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Cissbury Ring Burh

Also known as, or recorded in historical documents as;
Cissbury Knot

In the civil parish of Worthing.
In the historic county of Sussex.
Modern Authority of West Sussex.
1974 county of West Sussex.
Medieval County of Sussex (Rape of Bramber).

OS Map Grid Reference: TQ13950805
Latitude 50.86074° Longitude -0.38228°

Cissbury Ring Burh has been described as a Urban Defence although is doubtful that it was such.

There are earthwork remains.

This site is a scheduled monument protected by law.


Hillfort of probable Iron Age date enclosing an area of circa 60 acres. The ramparts partially enclose Neolithic flint mines. (PastScape)

Bond list this as a C11 Anglo-Saxon Burh.

It has been suggested that Cissbury was once the site of a Saxon mint. Coins bearing the mint signatures Sithe, Sithsteb and Sithmes have been found on coins of Ethelred II and Cnut (1009-1023) and by their distribution it is thought that they were minted in an area between Lewes and Chichester. The use of old forts for mints is not unknown, when nearby mints are moved there during dangerous times, though there has been no archaeological confirmation of the mint at Cissbury. (Sussex Archaeology and Folklore online)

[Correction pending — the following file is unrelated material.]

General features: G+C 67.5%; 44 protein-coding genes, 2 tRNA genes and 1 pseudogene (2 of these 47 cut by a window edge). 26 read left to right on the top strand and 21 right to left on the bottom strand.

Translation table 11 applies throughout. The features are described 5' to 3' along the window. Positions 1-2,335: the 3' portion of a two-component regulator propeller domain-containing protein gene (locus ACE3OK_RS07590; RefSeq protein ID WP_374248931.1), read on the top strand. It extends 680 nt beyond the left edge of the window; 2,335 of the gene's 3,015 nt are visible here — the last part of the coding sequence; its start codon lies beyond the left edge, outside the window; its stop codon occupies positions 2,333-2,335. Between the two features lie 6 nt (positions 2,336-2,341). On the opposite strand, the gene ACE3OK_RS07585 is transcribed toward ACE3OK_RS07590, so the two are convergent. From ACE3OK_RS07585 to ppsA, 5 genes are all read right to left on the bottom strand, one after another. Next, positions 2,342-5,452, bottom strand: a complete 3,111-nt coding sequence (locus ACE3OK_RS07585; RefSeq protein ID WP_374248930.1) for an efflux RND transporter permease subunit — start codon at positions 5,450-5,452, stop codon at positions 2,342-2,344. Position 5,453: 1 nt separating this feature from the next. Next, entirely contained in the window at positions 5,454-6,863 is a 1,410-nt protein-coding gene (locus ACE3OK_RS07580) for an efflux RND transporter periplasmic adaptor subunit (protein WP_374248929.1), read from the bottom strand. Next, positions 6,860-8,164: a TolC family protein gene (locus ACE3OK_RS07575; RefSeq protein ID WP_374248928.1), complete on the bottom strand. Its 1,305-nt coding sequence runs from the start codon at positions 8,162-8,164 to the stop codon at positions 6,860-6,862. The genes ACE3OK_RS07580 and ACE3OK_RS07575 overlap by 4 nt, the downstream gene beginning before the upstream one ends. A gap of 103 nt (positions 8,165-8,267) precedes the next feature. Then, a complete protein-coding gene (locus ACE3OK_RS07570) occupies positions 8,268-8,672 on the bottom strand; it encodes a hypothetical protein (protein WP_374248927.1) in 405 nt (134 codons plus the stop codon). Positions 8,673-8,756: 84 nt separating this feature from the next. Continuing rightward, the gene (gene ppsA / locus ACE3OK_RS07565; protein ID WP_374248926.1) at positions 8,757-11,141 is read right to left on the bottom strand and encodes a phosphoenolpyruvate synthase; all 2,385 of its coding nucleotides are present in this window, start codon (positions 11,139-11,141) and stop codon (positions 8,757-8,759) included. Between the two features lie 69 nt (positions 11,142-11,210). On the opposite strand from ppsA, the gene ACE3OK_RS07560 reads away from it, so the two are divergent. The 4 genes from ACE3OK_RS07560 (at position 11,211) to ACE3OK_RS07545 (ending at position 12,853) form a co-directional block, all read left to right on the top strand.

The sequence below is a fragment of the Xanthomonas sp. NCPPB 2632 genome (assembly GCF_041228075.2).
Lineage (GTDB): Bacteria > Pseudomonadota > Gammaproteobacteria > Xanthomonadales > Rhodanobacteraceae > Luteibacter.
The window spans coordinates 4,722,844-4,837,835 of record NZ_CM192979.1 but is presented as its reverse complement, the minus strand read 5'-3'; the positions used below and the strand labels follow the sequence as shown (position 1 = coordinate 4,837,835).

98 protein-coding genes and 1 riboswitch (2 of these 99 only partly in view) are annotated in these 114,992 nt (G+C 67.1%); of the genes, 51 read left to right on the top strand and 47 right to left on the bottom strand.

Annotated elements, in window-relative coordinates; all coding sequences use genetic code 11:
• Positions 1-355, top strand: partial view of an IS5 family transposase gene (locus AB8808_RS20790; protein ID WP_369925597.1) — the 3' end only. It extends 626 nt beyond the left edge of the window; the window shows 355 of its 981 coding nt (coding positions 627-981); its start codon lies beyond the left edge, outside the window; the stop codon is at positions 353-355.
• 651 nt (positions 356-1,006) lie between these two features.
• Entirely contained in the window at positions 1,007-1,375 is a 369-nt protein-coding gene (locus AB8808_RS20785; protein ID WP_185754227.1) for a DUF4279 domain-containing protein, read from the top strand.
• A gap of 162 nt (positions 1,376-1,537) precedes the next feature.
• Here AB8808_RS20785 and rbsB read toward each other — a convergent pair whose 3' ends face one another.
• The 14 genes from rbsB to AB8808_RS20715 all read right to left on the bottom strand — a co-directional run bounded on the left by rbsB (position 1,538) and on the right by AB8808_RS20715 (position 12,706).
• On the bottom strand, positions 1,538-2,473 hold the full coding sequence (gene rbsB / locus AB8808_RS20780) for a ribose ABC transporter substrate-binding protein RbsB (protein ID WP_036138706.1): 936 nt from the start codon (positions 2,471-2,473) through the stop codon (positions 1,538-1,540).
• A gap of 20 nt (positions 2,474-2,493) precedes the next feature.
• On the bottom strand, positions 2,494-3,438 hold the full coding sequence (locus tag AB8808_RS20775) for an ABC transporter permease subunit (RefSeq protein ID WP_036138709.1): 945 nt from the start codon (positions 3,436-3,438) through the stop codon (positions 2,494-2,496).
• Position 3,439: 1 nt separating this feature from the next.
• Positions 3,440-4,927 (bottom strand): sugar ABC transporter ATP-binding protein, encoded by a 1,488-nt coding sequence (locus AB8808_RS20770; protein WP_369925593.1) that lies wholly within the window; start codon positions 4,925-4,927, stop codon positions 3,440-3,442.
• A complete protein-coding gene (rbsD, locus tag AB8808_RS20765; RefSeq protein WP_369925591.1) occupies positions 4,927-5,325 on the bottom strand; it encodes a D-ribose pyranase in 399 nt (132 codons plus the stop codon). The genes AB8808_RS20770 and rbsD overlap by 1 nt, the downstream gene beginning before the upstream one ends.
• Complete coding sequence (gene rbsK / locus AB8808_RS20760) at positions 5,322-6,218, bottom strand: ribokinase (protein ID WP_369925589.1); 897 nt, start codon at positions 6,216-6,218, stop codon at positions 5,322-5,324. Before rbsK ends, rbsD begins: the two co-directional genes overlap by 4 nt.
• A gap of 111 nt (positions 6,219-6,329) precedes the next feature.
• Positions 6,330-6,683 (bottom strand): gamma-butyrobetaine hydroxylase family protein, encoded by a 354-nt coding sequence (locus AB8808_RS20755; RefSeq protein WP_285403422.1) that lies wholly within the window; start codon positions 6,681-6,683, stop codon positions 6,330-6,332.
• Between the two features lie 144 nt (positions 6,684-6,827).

A mint of itself was not a large operation and the extensive excavations of Cissbury could have missed it but mints are usually found in association with high status residences or, as it seems Bond is assuming, an urban site and it seems unlikely that evidence of substantive Saxon occupation would have been missed. However it appears to be argued the mint was an emergency and temporary construction. It seems likely that Cissbury lacked a sufficiently good water supply to be a residential base, particularly during the relatively warm period of the C11-C13. Wherever the location of the Sithe mint it seems unlikely Cissbury was a Saxon urban centre.
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This record last updated 26/07/2017 09:21:01

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